No matter what type of business you run, there is one question you must answer if you want to reach new customers: What is your unique selling proposition? A unique selling proposition (USP) is a vital tool that will help you stand out from your competition and give customers the best experience possible.
What is a unique selling proposition and why do you need one?
The basic definition of a USP is the reason or reasons your business’s products and services are different from your competitors’ offerings. Your USP is the characteristics that make your business stand out from the crowd.
Identifying your USP can lead to a number of potential benefits, including customer loyalty, a clear brand identity and improved sales. Here are four tips to use when coming up with a USP and putting it to work for your business:
1. Put yourself in your customers’ shoes
One popular adage when thinking about a unique selling proposition says, “Before you sell anything to customers, you need to sell to yourself.” Imagine how your target customer thinks, feels and behaves, and ask yourself why they would purchase your products or services. What makes you stand out?
Of course, this can mean a lot of different things for various types of businesses. If you’re an electrician or a plumber, for instance, it might mean you offer the fastest service or the lowest prices. If you’re a clothing boutique, it might mean you have the most current fashions or that you showcase local designers. If you’re a pizza shop, it could be your ultra-fast delivery or that you use locally produced, organic ingredients.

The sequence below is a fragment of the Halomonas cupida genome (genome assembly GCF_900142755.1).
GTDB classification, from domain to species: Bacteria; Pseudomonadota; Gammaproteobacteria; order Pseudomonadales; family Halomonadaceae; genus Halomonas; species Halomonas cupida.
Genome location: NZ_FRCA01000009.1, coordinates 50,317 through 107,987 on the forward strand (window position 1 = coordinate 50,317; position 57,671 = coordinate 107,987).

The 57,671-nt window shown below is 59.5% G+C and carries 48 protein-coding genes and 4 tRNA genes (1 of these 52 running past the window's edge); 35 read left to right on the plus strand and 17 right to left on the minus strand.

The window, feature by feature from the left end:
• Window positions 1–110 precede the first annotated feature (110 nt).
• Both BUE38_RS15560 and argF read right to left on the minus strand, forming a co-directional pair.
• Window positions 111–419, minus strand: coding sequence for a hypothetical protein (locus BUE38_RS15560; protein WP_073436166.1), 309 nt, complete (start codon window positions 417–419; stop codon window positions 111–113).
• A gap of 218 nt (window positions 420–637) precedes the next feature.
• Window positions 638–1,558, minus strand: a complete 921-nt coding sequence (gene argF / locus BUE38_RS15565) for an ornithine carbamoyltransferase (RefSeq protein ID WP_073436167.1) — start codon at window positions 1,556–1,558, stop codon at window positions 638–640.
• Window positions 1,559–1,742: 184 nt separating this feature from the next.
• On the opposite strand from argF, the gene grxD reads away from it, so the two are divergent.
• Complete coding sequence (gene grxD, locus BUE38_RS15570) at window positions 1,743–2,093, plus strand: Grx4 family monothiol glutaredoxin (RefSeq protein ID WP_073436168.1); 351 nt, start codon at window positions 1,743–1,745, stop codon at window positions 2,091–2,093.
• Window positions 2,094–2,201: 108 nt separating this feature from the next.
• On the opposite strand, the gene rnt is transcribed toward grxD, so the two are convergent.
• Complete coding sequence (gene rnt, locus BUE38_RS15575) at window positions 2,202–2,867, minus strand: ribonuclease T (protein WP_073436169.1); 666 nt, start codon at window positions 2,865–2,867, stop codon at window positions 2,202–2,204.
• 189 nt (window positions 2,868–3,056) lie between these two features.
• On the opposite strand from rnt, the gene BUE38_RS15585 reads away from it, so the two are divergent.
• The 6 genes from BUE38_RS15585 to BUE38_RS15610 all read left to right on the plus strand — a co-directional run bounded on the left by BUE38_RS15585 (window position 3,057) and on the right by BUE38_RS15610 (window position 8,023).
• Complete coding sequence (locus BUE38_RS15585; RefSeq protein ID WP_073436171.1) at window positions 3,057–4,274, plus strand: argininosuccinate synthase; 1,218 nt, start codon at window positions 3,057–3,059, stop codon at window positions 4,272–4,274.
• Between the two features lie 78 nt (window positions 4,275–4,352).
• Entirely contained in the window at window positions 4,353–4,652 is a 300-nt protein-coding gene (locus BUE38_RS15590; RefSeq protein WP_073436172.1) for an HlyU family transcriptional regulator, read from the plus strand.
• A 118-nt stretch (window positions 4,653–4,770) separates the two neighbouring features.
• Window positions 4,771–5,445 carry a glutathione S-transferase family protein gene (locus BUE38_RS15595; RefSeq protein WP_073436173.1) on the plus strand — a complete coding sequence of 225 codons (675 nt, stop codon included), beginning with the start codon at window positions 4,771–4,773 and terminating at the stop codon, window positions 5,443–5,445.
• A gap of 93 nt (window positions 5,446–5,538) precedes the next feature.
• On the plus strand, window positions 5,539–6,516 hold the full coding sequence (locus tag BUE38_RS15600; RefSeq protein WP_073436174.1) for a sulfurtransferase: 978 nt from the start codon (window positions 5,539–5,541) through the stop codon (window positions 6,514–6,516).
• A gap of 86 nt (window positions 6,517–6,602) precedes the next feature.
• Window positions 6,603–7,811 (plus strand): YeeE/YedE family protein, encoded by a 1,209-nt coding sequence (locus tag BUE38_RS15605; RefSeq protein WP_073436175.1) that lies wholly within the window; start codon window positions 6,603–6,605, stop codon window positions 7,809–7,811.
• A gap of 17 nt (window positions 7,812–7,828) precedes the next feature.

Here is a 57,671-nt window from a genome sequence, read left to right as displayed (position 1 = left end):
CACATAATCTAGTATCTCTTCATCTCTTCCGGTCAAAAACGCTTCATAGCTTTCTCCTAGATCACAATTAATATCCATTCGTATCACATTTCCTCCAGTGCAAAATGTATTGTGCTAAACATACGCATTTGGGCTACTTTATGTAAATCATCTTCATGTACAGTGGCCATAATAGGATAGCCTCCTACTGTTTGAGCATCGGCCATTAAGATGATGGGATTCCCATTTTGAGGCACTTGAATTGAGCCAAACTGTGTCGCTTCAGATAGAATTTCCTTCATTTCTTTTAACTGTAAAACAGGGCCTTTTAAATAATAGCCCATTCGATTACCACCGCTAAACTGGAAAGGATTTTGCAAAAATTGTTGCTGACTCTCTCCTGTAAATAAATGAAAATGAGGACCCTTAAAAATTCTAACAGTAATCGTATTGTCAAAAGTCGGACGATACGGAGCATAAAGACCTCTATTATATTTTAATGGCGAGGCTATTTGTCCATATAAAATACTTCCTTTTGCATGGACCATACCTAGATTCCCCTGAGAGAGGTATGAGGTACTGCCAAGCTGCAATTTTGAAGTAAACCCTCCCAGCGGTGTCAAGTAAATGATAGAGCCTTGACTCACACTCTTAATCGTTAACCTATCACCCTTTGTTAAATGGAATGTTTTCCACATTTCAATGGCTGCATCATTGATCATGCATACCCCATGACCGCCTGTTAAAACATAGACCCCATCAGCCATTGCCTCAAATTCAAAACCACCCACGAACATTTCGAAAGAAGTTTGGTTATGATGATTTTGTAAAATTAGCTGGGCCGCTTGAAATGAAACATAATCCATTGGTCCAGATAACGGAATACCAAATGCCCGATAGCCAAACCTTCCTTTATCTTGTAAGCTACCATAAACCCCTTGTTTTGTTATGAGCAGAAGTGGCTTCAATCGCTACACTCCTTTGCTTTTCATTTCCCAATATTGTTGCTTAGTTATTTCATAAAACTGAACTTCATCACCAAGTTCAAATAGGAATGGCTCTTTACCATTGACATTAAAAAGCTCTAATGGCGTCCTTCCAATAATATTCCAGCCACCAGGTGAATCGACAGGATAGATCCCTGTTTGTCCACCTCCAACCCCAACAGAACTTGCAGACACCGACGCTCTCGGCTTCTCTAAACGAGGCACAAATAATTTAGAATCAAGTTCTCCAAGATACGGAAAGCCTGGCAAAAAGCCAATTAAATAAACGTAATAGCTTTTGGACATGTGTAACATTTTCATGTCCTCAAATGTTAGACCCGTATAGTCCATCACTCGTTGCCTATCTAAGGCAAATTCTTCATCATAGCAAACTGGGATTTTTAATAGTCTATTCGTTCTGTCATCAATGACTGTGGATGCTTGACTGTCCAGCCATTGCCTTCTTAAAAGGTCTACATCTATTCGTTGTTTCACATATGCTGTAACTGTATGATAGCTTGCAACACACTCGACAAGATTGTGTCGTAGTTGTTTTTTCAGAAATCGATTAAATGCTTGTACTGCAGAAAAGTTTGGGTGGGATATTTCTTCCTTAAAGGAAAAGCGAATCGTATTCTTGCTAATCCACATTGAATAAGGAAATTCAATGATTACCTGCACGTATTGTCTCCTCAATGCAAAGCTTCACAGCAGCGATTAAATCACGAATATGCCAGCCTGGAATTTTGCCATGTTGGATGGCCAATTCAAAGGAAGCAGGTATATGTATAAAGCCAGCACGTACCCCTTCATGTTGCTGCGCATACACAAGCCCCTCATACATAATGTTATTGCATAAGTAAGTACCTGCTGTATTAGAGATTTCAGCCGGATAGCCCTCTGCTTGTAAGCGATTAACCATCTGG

There are many possibilities for each type of business. The key is to choose a USP that fits with your branding and the way you’d like your business to be perceived in your community.
2. Identify your own strengths
One USP strategy that works for many companies is to identify your own strengths and focus on those. The idea is to become the best at something and then use that as your selling point.
For example, an auto mechanic may not have the lowest prices, but their craftsmanship may be top-notch. Their USP would be that the shop can fix anything it comes across, leading to high customer satisfaction and more return visits. For this and many other types of businesses, customers are willing to pay for what they know is the highest quality work available.
Or, perhaps a business owner’s strength is their personality and ability to relate to people. This owner’s USP could be the friendliest customer service in the area, making customers feel welcome and building loyalty over time.
3. Solve problems and meet needs
This tip returns to putting yourself in the shoes of your customers. Ask yourself what needs your business fulfills, or identify ways that your business can solve a problem your target audience might have. Then think about how you can deliver that solution to customers better, faster or at a lower price than your competitors.
For some businesses, this might involve filling a niche in the market by offering a unique service that your competitor doesn’t. Or, you could become known as the quick-response business, offering your products or services for those who need them in a hurry.
4. Know your competition — and their USP
One component of your USP is communicating how your business is different from the competition. Once you know what your competitors offer, you can determine how your business can better meet your target customer’s needs.
After you figure out what your business can offer that others cannot, you need to let your potential customers know. If you run a food truck and have unusually short wait times, you can spread the word among customers looking for a quick bite during lunch hour. Or, if you’re the only pet boutique in the area that creates personalized items, such as collars or sweaters, you could advertise that to area residents using print postcards or brochures.
Creating a unique selling proposition takes some time and energy, and these four tips are a good way to get started. Put yourself in your customers’ shoes, fulfill their needs, play up your own strengths and figure out how you stand out from the competition. That will help you define a USP that you can use as the cornerstone of your business for years to come.